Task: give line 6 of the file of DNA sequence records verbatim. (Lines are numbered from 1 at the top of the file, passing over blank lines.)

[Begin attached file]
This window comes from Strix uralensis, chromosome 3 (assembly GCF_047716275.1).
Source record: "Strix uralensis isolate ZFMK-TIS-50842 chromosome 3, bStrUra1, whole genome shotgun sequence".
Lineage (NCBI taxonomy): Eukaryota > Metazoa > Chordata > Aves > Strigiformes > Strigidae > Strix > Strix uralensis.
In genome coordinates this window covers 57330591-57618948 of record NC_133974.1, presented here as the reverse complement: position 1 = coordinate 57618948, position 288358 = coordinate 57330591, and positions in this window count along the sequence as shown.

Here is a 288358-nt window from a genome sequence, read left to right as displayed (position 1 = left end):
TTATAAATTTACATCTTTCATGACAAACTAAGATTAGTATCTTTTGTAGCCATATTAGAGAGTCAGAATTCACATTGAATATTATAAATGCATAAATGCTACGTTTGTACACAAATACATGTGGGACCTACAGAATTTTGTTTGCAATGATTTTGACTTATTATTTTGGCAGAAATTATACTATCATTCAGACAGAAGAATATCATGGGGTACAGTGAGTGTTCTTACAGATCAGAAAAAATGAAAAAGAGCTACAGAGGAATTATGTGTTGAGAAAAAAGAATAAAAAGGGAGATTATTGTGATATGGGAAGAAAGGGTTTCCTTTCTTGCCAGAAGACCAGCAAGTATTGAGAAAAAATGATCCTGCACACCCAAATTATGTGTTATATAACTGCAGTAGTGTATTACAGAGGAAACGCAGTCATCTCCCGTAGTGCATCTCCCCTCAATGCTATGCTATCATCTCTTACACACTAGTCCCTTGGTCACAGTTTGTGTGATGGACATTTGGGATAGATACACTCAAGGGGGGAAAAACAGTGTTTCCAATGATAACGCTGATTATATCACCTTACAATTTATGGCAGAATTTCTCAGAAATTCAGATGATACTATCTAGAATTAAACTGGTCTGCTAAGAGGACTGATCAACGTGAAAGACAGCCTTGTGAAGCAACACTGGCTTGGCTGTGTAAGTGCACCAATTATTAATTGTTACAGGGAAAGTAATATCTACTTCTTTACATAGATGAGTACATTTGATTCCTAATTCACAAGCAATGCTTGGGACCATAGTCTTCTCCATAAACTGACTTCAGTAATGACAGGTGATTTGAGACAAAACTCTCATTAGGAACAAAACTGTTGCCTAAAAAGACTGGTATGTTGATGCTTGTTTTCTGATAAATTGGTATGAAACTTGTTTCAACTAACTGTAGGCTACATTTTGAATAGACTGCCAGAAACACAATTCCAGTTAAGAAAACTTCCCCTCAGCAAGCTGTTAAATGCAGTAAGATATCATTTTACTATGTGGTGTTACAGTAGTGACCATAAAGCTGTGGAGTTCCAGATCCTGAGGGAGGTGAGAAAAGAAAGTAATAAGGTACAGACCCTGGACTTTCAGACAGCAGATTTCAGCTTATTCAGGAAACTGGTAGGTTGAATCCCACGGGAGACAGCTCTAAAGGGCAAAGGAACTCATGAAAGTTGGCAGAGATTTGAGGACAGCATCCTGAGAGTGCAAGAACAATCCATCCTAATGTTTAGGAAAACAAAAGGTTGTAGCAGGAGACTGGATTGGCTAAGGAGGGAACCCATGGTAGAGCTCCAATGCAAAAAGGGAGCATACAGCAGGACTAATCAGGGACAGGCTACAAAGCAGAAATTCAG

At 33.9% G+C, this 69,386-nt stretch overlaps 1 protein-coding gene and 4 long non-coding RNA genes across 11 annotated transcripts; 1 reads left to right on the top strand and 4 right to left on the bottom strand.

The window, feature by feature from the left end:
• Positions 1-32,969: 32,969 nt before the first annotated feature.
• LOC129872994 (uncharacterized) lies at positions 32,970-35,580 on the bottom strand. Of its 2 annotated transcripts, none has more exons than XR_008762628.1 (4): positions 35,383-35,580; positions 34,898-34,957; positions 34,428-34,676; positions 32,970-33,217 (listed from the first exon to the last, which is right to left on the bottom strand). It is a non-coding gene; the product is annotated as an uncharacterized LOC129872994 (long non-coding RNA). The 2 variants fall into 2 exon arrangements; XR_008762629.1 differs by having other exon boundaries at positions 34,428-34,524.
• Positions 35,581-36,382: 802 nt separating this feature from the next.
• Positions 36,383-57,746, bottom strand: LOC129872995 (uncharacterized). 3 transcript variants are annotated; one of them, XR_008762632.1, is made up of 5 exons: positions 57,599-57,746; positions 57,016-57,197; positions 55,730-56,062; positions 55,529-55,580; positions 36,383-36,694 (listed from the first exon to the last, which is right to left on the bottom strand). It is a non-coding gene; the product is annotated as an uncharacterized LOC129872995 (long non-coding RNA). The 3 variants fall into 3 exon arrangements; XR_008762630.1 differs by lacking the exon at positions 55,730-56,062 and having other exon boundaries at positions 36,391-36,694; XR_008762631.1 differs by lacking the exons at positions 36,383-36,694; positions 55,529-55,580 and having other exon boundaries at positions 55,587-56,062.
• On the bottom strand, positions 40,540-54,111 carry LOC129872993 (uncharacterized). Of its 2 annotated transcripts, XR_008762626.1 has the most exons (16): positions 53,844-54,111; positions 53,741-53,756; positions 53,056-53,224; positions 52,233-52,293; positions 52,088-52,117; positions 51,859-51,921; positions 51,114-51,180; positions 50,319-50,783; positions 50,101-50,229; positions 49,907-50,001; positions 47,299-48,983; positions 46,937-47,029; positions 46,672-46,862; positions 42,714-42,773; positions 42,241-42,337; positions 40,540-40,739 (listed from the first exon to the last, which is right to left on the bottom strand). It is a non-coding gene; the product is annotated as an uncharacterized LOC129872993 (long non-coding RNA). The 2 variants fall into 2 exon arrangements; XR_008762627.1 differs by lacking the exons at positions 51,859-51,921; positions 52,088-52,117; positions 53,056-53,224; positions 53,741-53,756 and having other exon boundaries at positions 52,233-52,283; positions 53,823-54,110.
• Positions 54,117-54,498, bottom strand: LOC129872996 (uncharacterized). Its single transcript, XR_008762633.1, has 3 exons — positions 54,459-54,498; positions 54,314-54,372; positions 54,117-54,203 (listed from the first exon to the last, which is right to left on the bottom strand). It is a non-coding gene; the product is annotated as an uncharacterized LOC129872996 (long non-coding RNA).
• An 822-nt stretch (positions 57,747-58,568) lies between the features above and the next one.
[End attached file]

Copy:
TTATAAATTTACATCTTTCATGACAAACTAAGATTAGTATCTTTTGTAGCCATATTAGAGAGTCAGAATTCACATTGAATATTATAAATGCATAAATGCTACGTTTGTACACAAATACATGTGGGACCTACAGAATTTTGTTTGCAATGATTTTGACTTATTATTTTGGCAGAAATTATACTATCATTCAGACAGAAGAATATCATGGGGTACAGTGAGTGTTCTTACAGATCAGAAAAAATGAAAAAGAGCTACAGAGGAATTATGTGTTGAGAAAAAAGAATAAAAAGGGAGATTATTGTGATATGGGAAGAAAGGGTTTCCTTTCTTGCCAGAAGACCAGCAAGTATTGAGAAAAAATGATCCTGCACACCCAAATTATGTGTTATATAACTGCAGTAGTGTATTACAGAGGAAACGCAGTCATCTCCCGTAGTGCATCTCCCCTCAATGCTATGCTATCATCTCTTACACACTAGTCCCTTGGTCACAGTTTGTGTGATGGACATTTGGGATAGATACACTCAAGGGGGGAAAAACAGTGTTTCCAATGATAACGCTGATTATATCACCTTACAATTTATGGCAGAATTTCTCAGAAATTCAGATGATACTATCTAGAATTAAACTGGTCTGCTAAGAGGACTGATCAACGTGAAAGACAGCCTTGTGAAGCAACACTGGCTTGGCTGTGTAAGTGCACCAATTATTAATTGTTACAGGGAAAGTAATATCTACTTCTTTACATAGATGAGTACATTTGATTCCTAATTCACAAGCAATGCTTGGGACCATAGTCTTCTCCATAAACTGACTTCAGTAATGACAGGTGATTTGAGACAAAACTCTCATTAGGAACAAAACTGTTGCCTAAAAAGACTGGTATGTTGATGCTTGTTTTCTGATAAATTGGTATGAAACTTGTTTCAACTAACTGTAGGCTACATTTTGAATAGACTGCCAGAAACACAATTCCAGTTAAGAAAACTTCCCCTCAGCAAGCTGTTAAATGCAGTAAGATATCATTTTACTATGTGGTGTTACAGTAGTGACCATAAAGCTGTGGAGTTCCAGATCCTGAGGGAGGTGAGAAAAGAAAGTAATAAGGTACAGACCCTGGACTTTCAGACAGCAGATTTCAGCTTATTCAGGAAACTGGTAGGTTGAATCCCACGGGAGACAGCTCTAAAGGGCAAAGGAACTCATGAAAGTTGGCAGAGATTTGAGGACAGCATCCTGAGAGTGCAAGAACAATCCATCCTAATGTTTAGGAAAACAAAAGGTTGTAGCAGGAGACTGGATTGGCTAAGGAGGGAACCCATGGTAGAGCTCCAATGCAAAAAGGGAGCATACAGCAGGACTAATCAGGGACAGGCTACAAAGCAGAAATTCAG